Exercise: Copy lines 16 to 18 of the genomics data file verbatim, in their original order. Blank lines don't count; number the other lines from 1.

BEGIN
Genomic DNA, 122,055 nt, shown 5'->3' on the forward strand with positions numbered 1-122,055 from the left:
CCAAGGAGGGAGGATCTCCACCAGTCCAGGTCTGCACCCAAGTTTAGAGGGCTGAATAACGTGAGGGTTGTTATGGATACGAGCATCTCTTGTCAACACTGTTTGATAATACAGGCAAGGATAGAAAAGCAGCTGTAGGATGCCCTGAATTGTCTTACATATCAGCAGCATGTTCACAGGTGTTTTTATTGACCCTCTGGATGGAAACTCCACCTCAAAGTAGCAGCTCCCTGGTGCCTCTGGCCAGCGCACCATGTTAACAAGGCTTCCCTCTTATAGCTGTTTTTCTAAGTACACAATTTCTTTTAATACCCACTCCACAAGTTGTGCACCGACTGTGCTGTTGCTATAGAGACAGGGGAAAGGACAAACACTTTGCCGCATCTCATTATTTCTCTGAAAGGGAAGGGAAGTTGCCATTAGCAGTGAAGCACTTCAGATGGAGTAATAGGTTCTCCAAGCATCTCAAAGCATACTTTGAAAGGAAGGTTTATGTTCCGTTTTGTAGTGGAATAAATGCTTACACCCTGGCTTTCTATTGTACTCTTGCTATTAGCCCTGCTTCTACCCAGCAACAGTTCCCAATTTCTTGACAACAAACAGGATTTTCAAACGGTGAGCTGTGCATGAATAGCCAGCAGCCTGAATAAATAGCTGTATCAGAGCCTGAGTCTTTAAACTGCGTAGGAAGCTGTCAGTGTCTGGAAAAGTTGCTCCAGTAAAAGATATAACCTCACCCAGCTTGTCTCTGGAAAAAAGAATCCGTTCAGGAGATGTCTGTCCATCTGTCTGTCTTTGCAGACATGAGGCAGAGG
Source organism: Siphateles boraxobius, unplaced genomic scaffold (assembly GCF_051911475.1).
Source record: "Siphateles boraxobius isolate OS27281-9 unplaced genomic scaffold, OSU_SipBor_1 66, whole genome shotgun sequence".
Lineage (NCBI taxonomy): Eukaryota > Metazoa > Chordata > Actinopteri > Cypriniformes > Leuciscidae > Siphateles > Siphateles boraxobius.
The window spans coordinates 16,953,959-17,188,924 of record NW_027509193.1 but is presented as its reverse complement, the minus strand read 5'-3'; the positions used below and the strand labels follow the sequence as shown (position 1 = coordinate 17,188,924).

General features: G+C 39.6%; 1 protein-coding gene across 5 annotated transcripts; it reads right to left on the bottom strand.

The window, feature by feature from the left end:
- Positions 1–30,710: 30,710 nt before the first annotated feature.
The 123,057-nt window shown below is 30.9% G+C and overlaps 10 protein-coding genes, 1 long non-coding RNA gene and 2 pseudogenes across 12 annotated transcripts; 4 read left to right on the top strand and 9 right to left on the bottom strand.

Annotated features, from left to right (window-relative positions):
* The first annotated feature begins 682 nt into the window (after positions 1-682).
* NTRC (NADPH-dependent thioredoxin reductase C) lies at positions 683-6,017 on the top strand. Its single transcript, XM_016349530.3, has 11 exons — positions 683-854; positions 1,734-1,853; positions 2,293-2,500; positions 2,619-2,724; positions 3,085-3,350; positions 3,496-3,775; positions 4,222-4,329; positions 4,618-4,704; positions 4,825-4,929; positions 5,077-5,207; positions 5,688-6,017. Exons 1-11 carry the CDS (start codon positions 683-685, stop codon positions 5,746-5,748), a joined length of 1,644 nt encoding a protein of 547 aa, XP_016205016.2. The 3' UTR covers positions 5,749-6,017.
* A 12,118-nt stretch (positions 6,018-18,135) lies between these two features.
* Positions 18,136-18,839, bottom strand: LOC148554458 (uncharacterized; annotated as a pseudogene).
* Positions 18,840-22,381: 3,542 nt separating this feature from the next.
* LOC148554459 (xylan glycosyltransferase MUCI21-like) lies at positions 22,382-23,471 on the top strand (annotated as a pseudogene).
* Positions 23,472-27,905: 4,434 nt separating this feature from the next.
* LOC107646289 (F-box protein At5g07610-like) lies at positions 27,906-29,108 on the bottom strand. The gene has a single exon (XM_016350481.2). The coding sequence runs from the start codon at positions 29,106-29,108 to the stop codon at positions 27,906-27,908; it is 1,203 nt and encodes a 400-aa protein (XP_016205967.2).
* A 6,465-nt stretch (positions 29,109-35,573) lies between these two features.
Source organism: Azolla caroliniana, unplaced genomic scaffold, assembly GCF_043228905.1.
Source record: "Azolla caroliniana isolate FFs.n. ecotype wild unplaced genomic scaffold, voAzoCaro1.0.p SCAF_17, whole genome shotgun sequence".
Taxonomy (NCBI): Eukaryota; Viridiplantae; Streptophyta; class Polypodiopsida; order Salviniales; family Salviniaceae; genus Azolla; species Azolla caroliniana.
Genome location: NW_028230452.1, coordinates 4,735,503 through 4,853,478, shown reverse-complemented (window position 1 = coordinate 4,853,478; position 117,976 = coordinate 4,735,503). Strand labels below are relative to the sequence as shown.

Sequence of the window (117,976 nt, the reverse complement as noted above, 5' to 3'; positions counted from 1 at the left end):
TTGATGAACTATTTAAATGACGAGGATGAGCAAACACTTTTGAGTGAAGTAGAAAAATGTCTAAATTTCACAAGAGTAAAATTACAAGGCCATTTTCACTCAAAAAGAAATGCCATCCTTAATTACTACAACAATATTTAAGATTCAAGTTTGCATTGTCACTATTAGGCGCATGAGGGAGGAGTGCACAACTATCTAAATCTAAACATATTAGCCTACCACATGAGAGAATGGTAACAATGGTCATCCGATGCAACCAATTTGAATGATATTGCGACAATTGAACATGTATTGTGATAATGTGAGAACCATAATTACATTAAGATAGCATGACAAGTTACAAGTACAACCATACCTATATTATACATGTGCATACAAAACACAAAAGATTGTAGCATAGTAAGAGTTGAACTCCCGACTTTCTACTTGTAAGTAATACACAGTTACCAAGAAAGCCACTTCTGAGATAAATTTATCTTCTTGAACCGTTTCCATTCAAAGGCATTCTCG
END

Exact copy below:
* Positions 18,840-22,381: 3,542 nt separating this feature from the next.
* LOC148554459 (xylan glycosyltransferase MUCI21-like) lies at positions 22,382-23,471 on the top strand (annotated as a pseudogene).
* Positions 23,472-27,905: 4,434 nt separating this feature from the next.